Edith's Words to Live By
Wharton's library offers a peak into her life
Annie Leibovitz / contact ORIGINALLY FOR VOGUE
For an avid bibliophile, what a dream it would be to have an up-close look at some of the volumes owned by one of America’s foremost authors. Well, it happened; there I was, at The Mount in Lenox, prowling through Edith Wharton’s treasure trove of literature. I was about to bask in the splendor of the 1902 library (which Wharton helped design and decorate) and also discover what the books meant to her in terms of enjoyment, enrichment, and philosophy.
After a warm greeting, librarian Nynke Dorhout said, quietly, “If you would like to touch the books, please wash your hands.” My fingers passed the test, and the expedition began by getting my bearings on the library’s location—at the northeast corner of The Mount’s expansive first story, with an open view of the flower garden. Along the corridor to the library are the home’s dining and drawing rooms—classically handsome, spacious, and inviting. They and the library open out onto a broad stone terrace that wraps around three sides of the building. Adjacent to the drawing room, Edith’s sanctum sanctorum beckons. It is nothing less than a triumph of good taste over ostentation—of good books arranged to make good company. The 20-by-25-foot library soars to an impressive 12-foot height, softening what might otherwise be a rather box-like shape. Its paneled walls are of finely grained oak, embellished with decorative carvings. Bookcases, six in all (each about eight feet tall) are set flush with the paneled walls. The library has just over 230 linear feet of shelving for the treasures of Wharton’s lifetime.
Restraining myself from discourse on the library’s décor and furnishings, we delve into what really matters—the reading matter. My bookwormish browsing, and Nynke’s informed assistance, brought much to light. The collection consists of about 2,700 books, of which 900 are housed in the library and the remainder in storage upstairs. Those “on show” are arranged by subject: natural science, philosophy, travel, biography, poetry, literature, and so on. Wharton’s horizons, it seems, were limitless.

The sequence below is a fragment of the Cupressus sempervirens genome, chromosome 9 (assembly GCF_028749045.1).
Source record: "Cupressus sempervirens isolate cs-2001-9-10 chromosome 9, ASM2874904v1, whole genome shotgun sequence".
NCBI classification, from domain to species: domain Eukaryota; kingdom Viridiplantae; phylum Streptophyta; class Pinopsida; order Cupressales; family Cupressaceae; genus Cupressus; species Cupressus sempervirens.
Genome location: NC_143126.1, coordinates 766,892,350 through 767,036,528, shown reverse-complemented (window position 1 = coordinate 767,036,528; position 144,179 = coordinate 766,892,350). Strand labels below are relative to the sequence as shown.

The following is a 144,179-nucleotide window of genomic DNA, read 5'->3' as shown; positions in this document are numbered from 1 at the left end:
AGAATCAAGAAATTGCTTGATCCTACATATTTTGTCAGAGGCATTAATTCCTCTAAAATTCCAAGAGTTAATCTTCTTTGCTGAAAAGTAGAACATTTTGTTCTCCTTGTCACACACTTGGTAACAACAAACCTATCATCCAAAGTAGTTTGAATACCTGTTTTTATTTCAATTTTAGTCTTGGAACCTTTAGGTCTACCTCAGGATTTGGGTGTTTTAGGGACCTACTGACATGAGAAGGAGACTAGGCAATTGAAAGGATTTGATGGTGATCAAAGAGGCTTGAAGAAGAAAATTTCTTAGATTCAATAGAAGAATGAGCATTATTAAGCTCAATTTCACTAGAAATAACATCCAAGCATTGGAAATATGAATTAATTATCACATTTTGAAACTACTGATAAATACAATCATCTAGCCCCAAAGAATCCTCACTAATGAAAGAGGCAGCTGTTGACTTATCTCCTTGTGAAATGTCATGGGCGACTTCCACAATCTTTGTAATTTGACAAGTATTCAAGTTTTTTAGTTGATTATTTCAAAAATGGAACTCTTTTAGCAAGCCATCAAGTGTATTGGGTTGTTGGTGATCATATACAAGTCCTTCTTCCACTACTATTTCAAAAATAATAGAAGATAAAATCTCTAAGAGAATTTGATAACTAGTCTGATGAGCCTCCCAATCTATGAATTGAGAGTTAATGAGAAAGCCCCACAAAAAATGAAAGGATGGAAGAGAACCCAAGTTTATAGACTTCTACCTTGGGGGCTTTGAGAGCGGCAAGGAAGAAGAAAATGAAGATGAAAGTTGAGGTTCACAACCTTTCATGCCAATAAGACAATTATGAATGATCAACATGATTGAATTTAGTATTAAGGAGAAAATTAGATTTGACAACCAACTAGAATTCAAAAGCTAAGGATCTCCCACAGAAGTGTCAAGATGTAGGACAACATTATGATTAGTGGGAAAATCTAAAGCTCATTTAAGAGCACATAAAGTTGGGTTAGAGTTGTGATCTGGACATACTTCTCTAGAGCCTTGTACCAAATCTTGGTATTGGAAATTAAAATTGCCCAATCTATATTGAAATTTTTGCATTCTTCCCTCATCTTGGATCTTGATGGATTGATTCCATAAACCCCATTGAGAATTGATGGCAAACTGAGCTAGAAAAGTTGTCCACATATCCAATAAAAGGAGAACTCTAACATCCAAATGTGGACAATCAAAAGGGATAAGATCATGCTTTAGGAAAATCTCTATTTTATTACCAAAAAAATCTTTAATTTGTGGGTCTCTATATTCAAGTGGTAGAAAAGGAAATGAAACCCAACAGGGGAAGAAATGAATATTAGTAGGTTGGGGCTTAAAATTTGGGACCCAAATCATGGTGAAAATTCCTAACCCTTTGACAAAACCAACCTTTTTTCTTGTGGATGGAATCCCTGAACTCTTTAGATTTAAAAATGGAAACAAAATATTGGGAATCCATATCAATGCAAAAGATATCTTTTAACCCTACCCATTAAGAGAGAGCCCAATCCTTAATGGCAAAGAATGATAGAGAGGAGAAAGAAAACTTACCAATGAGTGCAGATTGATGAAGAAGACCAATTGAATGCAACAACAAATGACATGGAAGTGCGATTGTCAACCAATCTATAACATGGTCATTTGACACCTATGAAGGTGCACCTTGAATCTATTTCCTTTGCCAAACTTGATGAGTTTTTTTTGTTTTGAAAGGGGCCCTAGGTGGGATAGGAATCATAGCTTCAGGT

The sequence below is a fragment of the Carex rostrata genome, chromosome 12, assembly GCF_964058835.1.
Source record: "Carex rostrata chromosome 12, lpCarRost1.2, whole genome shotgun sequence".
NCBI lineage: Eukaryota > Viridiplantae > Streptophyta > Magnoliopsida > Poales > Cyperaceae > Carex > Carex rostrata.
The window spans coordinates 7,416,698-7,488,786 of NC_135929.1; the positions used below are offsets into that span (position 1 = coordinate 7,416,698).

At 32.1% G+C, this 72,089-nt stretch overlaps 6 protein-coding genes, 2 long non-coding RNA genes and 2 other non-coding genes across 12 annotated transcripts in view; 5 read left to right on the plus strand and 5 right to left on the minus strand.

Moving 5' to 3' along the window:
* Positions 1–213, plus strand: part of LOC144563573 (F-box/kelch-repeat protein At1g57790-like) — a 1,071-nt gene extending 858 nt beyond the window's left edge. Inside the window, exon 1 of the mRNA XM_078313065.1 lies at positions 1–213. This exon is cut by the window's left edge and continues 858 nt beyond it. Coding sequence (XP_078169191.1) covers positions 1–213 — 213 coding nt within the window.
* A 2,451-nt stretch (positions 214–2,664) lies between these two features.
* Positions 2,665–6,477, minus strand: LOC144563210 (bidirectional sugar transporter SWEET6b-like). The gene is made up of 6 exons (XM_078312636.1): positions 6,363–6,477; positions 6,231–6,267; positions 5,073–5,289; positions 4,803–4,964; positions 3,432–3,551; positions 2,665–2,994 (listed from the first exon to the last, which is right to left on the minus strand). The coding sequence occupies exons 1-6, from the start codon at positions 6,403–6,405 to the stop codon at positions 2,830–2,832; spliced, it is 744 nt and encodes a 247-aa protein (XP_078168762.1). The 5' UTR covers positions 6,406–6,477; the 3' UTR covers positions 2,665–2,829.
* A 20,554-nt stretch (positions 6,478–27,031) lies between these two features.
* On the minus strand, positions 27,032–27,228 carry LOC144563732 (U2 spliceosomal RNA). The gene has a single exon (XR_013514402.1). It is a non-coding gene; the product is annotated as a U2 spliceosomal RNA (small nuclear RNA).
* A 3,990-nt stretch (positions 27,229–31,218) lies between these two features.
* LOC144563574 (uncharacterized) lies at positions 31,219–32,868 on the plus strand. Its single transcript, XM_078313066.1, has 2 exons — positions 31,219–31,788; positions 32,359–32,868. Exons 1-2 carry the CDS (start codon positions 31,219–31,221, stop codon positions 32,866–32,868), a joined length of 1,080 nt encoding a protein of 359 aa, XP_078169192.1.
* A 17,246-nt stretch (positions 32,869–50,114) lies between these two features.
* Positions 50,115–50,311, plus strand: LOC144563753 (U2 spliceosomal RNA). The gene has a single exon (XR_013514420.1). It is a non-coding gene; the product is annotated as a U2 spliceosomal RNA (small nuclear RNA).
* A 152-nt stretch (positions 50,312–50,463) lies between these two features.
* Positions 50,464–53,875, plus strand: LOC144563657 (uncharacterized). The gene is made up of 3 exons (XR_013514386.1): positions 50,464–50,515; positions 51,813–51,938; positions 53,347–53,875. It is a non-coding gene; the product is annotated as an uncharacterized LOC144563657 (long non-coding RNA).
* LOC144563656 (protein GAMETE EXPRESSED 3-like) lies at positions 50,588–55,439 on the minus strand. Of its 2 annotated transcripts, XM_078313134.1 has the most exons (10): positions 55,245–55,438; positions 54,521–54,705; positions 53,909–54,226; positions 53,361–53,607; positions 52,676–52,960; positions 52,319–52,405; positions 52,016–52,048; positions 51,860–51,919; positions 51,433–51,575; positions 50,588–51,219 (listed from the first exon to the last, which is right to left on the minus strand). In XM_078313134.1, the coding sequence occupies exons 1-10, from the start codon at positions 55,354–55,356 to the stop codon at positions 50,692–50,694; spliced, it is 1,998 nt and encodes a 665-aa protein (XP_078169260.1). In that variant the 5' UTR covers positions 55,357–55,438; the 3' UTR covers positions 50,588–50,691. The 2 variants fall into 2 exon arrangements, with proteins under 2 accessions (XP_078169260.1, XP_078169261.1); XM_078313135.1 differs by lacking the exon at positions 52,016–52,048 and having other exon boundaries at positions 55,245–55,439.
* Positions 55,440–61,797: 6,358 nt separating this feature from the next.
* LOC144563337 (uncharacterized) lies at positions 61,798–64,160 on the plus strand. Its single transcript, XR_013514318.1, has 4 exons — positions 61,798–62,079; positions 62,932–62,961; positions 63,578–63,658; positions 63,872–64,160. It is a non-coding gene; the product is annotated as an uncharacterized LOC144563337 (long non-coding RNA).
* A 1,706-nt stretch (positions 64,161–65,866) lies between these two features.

The Pulitzer Prize–winning novelist also had a wide range of languages at her command. Many of the volumes one comes upon are in French, German, or Italian—all in which Wharton was fluent from an early age. The library collection also spans every phase of the author’s life. Bookplates attest to that, showing which volumes were inherited and which she acquired herself, either in America or abroad. She was, if one looks closely for booksellers’ stickers, a committed and far-ranging book shopper.
What use did Wharton make of her beloved books? Clearly, she didn’t collect them to show off—but rather to inform herself about ideas, ideals, progress, and possibilities for the refinement of society. Marginalia, as booklovers call it, tell the story. In pencil, Edith carefully and copiously annotated many of her favorite volumes with notes, comments, and markings that signify opinions pro or con, along with symbols still to be deciphered. What a joy it is to come across her deep involvement in the works of, for example, Darwin, Dante, Goethe, Walt Whitman, Henry James, George Elliott, the Bible, John Donne, and Santayana.
Many of her books have their author’s signature or inscription—dedications to a fellow writer or close friend. Called “association copies,” they reveal how much she was admired in literary and other circles. One that particularly caught my eye was a book by Theodore Roosevelt, inscribed to Wharton. As you’d expect, the collection is inclusive of first editions of Wharton’s own works—notably Ethan Frome, The House of Mirth, The Age of Innocence—some with her own markings in the text, and even corrections of printers’ errors. All told, Wharton wrote over 40 books in 40 years (all done in bed, in longhand).
The tale of how, in 2005 (68 years after Wharton’s death), The Mount acquired her library is long and fascinating. Here’s the short version: In the fall of 2005, The Mount began its acquisition of Wharton’s library from book dealer George Ramsden. The final transaction took place on December 12, 2005, at Ramsden’s house in York, England. On January 12, 2006, the books arrived at The Mount. The following April, Ramsden came to arrange the books on the shelves. A grand celebration took place on April 24, 2006, with First Lady Laura Bush as guest of honor.
The most stunning thing about all this is that anyone can peek into life in the Gilded Age and experience the literature, the grandeur, the relevance, and the authenticity of The Mount. Tours are held regularly; check edithwharton.org for special events, including “Wharton on Wednesdays,” when the author’s short stories are read by professional actors on The Mount’s terrace.